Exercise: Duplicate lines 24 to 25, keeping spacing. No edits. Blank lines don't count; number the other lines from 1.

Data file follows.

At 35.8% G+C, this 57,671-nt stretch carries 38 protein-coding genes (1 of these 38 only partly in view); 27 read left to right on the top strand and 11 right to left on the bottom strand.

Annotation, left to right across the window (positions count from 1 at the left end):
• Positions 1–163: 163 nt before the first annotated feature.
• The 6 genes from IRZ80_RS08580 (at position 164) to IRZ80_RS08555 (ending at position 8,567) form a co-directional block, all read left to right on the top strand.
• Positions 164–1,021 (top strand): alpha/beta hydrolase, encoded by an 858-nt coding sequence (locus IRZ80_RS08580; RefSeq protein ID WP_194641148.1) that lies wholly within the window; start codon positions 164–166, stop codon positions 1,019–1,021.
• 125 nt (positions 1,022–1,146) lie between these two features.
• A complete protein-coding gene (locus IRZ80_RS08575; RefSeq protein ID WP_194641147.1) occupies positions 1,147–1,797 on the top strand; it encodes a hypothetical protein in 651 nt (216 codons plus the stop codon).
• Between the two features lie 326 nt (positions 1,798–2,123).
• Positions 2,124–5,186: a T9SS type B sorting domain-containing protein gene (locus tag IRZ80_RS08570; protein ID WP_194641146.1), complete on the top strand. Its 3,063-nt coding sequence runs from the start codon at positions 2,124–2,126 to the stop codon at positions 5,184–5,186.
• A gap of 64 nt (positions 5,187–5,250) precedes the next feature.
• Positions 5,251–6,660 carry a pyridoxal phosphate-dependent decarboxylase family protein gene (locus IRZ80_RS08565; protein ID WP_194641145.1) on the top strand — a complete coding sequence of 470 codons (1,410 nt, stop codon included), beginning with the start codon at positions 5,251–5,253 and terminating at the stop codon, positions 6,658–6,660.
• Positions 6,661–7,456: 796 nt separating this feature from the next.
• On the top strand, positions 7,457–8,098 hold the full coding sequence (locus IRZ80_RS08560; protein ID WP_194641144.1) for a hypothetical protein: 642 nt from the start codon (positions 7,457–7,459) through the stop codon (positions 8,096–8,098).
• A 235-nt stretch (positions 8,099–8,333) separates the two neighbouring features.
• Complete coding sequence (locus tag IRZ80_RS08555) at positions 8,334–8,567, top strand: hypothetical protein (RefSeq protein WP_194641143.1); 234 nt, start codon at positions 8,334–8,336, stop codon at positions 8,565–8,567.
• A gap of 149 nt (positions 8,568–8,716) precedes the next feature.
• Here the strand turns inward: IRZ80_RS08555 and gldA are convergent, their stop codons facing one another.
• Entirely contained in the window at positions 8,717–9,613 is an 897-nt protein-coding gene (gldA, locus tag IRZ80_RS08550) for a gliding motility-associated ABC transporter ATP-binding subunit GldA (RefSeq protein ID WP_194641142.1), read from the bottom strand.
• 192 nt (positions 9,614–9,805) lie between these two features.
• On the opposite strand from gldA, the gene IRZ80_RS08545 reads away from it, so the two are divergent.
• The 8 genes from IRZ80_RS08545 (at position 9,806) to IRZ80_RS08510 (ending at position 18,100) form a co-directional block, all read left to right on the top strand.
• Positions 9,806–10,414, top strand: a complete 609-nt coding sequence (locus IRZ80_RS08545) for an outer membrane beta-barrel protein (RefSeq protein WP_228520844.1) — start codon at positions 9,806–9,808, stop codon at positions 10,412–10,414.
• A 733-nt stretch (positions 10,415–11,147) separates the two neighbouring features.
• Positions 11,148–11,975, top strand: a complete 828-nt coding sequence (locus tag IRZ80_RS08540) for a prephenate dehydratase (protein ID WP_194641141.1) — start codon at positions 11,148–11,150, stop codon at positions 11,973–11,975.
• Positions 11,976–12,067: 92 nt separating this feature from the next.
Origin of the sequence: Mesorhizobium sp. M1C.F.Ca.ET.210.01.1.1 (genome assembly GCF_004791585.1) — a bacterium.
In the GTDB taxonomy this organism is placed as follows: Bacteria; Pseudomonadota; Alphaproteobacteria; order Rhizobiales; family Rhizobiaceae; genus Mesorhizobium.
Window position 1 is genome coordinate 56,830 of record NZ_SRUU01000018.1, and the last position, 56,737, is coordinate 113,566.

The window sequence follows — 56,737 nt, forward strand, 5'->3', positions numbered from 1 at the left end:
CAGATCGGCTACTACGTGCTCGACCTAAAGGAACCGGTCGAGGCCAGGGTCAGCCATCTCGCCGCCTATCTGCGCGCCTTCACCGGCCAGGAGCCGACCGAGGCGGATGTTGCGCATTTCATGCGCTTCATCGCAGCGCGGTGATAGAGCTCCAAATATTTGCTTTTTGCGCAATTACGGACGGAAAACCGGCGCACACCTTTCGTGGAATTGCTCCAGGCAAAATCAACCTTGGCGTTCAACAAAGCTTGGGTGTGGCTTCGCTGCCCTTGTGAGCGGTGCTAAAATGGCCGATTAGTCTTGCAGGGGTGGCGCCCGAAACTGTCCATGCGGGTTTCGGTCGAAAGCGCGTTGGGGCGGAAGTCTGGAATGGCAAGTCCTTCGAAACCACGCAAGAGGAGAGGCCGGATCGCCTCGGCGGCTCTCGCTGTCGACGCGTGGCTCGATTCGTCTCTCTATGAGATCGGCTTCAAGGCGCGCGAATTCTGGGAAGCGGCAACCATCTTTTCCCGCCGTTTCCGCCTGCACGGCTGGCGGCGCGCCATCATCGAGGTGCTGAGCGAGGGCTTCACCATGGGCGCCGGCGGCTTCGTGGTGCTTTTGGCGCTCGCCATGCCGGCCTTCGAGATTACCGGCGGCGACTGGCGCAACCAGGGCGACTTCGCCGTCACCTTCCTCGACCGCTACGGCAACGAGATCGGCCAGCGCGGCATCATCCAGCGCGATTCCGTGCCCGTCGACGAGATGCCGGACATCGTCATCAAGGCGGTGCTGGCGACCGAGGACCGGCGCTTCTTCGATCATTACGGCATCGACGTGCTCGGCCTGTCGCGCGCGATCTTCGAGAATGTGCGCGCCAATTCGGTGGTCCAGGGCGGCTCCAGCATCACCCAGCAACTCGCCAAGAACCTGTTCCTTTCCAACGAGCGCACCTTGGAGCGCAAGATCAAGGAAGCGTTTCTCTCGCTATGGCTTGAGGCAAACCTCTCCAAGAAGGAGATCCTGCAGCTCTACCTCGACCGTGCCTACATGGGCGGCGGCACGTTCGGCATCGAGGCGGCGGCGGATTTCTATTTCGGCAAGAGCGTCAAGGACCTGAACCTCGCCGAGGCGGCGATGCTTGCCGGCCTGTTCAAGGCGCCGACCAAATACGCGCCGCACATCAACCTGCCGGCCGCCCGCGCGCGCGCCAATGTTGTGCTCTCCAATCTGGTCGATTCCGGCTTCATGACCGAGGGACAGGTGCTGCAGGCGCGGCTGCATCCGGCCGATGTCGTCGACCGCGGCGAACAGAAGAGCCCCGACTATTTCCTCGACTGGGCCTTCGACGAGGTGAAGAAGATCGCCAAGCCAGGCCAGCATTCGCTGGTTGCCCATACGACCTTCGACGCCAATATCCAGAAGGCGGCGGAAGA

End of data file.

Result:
• Positions 11,148–11,975, top strand: a complete 828-nt coding sequence (locus tag IRZ80_RS08540) for a prephenate dehydratase (protein ID WP_194641141.1) — start codon at positions 11,148–11,150, stop codon at positions 11,973–11,975.
• Positions 11,976–12,067: 92 nt separating this feature from the next.